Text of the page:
My rating: 5 of 5 stars
Purchased at Chapters on Robson.
Read in May 2014.
Disclaimer: I am such a Roxane-with-one-N fangirl. I read everything she writes. I’m not objective at all when it comes to her writing.
Back in 2012, I read Ayiti, her story collection. An Untamed State grew from the standout of that collection, “Things I Know About Fairy Tales.” When I was looking for that post, I came across this Roxane quote from 4 years ago:
My parents will not consider me a real writer in a way they can truly understand until they can go to Barnes & Noble and find something I’ve written, not in an anthology, but with my name alone on the spine. My writing career is the least relevant thing about me when it comes to my family and friends. It’s not that they don’t care but honestly, they do not care.
The opening of An Untamed State is intense. The story goes right into the action, without any build-up. (Aside: take note everyone who likes to begin stories with their MC sitting around thinking to themselves.) Mireille is kidnapped in front of her parents’ house in Haiti. Her husband Michael and son Christophe are in the car with her, but they are not taken. She’s held for ransom because her father is wealthy, but he refuses to pay. Her captors begin raping her repeatedly.
In between these very intense scenes, the backstory is filled in via Mireille’s memories. I liked how this was structured because a) it was realistic (what else would she do alone in a room with nothing to do but escape into her head) and b) it pulled back from the tension a bit so it wasn’t relentless. Although, in its own way the backstory was intense, especially Mireille and Michael’s “fairy tale” romance.
The novel starts where “happily ever after” leaves off, playing off both the sunny Disney versions of fairy tales we’re all familiar with and the dark, twisted original stories that didn’t hesitate to make readers uncomfortable.
There is empathy for all the characters, which I loved, because people are gray and it annoys me when protagonists are portrayed as angelic and antagonists as evil. It’s too simplistic. So characters like Mireille’s father and the various captors are given the opportunity to show their humanity, and Miri is allowed to be flawed. She’s been criticized for being an “unlikable” character but real people are flawed, unlikable, prickly and you still empathize with them. At least, I hope you do? Because you don’t have to be perfect to deserve to be treated decently and not have terrible things happen to you. Honestly, when I think about the fictional characters I like the most, it’s always the ones I empathize with because of (not in spite of) their flaws. I like “unlikable” characters.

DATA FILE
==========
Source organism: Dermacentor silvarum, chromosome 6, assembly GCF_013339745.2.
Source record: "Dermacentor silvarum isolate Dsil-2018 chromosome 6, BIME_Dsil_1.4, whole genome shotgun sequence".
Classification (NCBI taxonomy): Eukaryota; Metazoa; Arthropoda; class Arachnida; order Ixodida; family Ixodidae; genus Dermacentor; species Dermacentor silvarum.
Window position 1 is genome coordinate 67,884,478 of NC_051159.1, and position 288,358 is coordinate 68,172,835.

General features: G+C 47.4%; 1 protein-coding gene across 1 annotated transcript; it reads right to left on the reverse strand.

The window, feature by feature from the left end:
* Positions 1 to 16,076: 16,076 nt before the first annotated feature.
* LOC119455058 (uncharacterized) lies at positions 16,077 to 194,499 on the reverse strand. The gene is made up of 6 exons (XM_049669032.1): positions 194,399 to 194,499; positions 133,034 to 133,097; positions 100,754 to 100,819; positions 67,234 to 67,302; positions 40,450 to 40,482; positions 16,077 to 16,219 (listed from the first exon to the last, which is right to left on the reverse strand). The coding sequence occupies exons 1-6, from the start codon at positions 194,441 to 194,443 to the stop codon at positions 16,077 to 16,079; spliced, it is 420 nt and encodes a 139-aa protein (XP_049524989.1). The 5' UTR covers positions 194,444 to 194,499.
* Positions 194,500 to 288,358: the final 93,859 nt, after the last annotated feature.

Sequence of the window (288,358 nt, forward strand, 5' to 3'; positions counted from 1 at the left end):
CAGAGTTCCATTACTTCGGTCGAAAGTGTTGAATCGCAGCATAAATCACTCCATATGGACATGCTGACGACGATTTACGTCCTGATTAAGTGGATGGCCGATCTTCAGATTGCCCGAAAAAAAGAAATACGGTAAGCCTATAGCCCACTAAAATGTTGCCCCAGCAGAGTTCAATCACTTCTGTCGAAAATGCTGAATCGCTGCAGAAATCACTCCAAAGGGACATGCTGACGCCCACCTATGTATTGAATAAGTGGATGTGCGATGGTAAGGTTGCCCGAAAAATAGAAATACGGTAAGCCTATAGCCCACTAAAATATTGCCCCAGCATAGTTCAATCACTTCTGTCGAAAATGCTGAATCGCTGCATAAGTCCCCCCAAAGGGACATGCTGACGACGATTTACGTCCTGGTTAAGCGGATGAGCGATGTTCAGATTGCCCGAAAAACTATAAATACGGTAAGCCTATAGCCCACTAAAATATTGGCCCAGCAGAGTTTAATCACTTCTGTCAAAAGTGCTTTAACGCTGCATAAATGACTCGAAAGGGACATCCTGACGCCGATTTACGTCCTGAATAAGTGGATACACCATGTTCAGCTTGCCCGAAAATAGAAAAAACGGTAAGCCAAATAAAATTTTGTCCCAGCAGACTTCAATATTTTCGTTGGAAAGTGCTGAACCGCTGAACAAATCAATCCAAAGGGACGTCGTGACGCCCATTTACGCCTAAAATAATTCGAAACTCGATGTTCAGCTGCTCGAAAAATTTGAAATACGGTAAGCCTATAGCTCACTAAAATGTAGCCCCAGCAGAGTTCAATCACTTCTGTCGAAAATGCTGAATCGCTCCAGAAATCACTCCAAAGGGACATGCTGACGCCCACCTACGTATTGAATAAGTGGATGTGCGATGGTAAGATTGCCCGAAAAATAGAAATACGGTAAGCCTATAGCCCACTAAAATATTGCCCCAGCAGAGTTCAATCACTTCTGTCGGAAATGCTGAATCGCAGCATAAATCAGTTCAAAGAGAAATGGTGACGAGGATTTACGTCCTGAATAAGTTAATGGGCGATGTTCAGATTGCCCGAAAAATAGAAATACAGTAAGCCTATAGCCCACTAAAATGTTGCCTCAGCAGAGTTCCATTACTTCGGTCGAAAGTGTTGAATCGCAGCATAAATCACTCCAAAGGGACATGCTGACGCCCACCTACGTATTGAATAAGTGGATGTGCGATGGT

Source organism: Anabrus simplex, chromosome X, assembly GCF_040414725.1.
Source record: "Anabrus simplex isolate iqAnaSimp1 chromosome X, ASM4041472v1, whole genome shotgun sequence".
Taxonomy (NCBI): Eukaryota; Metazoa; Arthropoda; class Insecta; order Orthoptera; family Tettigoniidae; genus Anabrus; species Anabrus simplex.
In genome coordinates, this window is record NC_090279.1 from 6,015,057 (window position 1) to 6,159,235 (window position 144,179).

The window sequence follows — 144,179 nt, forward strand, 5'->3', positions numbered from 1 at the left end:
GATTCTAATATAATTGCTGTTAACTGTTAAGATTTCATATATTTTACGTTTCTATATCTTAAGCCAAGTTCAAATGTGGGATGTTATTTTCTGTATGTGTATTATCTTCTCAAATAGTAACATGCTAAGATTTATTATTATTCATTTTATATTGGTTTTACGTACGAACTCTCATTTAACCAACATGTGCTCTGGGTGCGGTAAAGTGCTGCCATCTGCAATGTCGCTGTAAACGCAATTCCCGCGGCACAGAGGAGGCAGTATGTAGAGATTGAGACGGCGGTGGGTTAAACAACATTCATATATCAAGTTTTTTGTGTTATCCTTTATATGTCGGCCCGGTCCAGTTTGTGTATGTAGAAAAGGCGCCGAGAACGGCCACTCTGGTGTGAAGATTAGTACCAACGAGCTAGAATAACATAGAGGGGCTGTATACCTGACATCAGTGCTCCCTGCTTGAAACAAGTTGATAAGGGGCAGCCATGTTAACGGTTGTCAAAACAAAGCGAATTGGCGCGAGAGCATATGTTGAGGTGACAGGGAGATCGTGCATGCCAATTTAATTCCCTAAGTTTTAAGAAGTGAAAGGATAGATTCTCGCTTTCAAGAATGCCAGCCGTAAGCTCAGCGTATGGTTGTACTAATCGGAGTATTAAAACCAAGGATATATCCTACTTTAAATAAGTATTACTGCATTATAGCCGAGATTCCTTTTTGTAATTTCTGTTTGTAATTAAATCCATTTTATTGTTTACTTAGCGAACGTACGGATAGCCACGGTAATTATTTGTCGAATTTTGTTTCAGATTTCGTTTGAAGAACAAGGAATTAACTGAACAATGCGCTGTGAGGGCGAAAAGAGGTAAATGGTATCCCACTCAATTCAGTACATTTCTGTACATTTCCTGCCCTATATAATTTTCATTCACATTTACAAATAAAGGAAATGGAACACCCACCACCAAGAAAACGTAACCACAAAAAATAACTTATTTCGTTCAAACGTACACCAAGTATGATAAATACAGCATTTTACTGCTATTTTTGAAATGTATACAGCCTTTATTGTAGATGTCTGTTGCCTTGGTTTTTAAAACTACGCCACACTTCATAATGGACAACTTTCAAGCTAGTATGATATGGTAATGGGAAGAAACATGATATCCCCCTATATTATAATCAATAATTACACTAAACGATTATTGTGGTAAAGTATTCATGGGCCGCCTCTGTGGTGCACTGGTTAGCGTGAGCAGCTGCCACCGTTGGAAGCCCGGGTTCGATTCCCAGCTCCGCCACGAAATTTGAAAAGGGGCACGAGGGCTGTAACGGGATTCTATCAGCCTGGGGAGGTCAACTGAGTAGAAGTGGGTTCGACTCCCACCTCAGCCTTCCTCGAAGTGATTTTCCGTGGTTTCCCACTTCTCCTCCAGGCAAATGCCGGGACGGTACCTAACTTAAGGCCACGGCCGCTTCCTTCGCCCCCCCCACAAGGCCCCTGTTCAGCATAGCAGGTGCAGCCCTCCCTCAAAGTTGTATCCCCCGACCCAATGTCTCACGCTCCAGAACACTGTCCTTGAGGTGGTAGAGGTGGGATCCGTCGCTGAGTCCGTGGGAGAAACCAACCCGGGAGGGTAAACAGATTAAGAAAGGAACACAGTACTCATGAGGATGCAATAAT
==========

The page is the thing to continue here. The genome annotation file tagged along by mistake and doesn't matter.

The overarching milieu of the story is rich country vs. poor country, rich vs. poor within a country, etc. and the tension between meritocracy, diying yourself to success vs. how much you should help others who can’t/won’t do what you did. But there are so many layers…
The story is in two parts, and in the second part, the After, Miri deals with how she can’t go back to how it was before. Reading this right after Speak was unintentional, but an interesting juxtaposition. Both have main characters who don’t deal with trauma the way society wants them to.
One aspect of the After is karma, or just kindness circling back. Miri was kind to her mother-in-law, Lorraine, when she was sick, even though Lorraine didn’t want her there, and now Lorraine is there for Miri when she needs help, even though Miri doesn’t want the help either. It addresses how sometimes the people who are supposed to be the closest to you (in Miri’s case, Michael) can’t give you what you need. Sometimes it’s someone a step away who is better able to care for you. Maybe it’s more objectivity? That they can see the forest and not be blinded by the trees, everything fraught from the past.